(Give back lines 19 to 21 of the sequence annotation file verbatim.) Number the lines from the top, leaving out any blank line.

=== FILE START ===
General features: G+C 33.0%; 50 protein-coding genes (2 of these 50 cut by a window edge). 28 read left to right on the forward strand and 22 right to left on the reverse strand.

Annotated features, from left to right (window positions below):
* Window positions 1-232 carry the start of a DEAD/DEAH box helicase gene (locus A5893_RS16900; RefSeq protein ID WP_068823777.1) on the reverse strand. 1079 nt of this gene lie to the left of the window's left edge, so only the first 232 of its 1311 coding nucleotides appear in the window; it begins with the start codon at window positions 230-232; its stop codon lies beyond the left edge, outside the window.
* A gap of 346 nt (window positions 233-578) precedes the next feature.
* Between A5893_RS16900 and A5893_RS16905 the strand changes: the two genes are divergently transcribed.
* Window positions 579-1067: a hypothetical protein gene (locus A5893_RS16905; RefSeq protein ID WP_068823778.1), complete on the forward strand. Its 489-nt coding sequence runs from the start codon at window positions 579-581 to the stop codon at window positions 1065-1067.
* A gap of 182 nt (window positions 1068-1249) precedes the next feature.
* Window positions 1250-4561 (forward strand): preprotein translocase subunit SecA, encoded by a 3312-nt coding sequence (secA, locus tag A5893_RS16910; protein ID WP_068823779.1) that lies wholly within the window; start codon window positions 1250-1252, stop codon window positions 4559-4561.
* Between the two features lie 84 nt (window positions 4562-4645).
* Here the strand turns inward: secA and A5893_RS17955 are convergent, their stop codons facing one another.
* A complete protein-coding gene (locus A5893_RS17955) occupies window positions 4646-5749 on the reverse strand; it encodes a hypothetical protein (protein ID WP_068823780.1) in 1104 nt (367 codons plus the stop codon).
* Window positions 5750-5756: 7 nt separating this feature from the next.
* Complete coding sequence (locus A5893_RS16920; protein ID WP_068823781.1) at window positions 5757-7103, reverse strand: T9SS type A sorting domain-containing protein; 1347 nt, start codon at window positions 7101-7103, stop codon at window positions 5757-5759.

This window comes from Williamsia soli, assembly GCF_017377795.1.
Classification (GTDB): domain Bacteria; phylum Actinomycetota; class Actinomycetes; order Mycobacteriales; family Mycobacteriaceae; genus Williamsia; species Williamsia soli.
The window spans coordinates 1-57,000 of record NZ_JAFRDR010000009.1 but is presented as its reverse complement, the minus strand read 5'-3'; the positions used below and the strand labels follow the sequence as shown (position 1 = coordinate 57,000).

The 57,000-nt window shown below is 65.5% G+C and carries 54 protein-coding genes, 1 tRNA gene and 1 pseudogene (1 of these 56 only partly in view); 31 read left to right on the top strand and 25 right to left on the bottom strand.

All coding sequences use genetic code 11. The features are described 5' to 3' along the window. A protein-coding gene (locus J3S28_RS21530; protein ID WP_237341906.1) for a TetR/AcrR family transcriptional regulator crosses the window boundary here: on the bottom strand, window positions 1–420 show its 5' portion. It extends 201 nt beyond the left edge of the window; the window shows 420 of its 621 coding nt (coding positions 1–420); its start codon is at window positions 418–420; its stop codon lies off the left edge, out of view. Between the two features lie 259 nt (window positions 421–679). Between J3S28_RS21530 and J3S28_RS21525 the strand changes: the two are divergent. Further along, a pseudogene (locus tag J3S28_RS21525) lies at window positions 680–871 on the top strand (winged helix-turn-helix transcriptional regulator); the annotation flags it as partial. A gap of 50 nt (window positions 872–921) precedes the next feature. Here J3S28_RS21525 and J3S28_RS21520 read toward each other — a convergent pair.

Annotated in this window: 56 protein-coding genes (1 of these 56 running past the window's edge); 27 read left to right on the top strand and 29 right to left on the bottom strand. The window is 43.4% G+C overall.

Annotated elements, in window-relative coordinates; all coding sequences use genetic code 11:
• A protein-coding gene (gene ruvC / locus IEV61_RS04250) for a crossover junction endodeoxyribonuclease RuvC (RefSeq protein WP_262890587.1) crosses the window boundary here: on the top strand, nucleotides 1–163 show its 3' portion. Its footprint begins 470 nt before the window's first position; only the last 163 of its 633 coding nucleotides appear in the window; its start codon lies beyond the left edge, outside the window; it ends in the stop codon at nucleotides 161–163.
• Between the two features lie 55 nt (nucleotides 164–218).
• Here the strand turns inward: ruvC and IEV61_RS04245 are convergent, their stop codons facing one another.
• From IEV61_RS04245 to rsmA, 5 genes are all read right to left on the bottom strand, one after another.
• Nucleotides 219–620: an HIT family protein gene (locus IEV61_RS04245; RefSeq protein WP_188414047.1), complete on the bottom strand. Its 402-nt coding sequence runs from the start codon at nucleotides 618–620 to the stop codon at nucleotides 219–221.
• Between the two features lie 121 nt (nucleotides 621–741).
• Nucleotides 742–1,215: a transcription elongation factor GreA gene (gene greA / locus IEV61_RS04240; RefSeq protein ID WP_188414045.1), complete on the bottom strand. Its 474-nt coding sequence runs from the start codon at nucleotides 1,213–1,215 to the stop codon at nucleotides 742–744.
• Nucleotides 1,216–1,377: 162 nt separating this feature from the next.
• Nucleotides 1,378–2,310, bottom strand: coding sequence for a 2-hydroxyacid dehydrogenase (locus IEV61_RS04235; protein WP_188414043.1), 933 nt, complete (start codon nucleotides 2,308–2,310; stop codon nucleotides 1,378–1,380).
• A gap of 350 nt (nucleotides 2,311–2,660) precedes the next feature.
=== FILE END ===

Annotated in this window: 56 protein-coding genes (1 of these 56 running past the window's edge); 27 read left to right on the top strand and 29 right to left on the bottom strand. The window is 43.4% G+C overall.

Annotated elements, in window-relative coordinates; all coding sequences use genetic code 11:
• A protein-coding gene (gene ruvC / locus IEV61_RS04250) for a crossover junction endodeoxyribonuclease RuvC (RefSeq protein WP_262890587.1) crosses the window boundary here: on the top strand, nucleotides 1–163 show its 3' portion. Its footprint begins 470 nt before the window's first position; only the last 163 of its 633 coding nucleotides appear in the window; its start codon lies beyond the left edge, outside the window; it ends in the stop codon at nucleotides 161–163.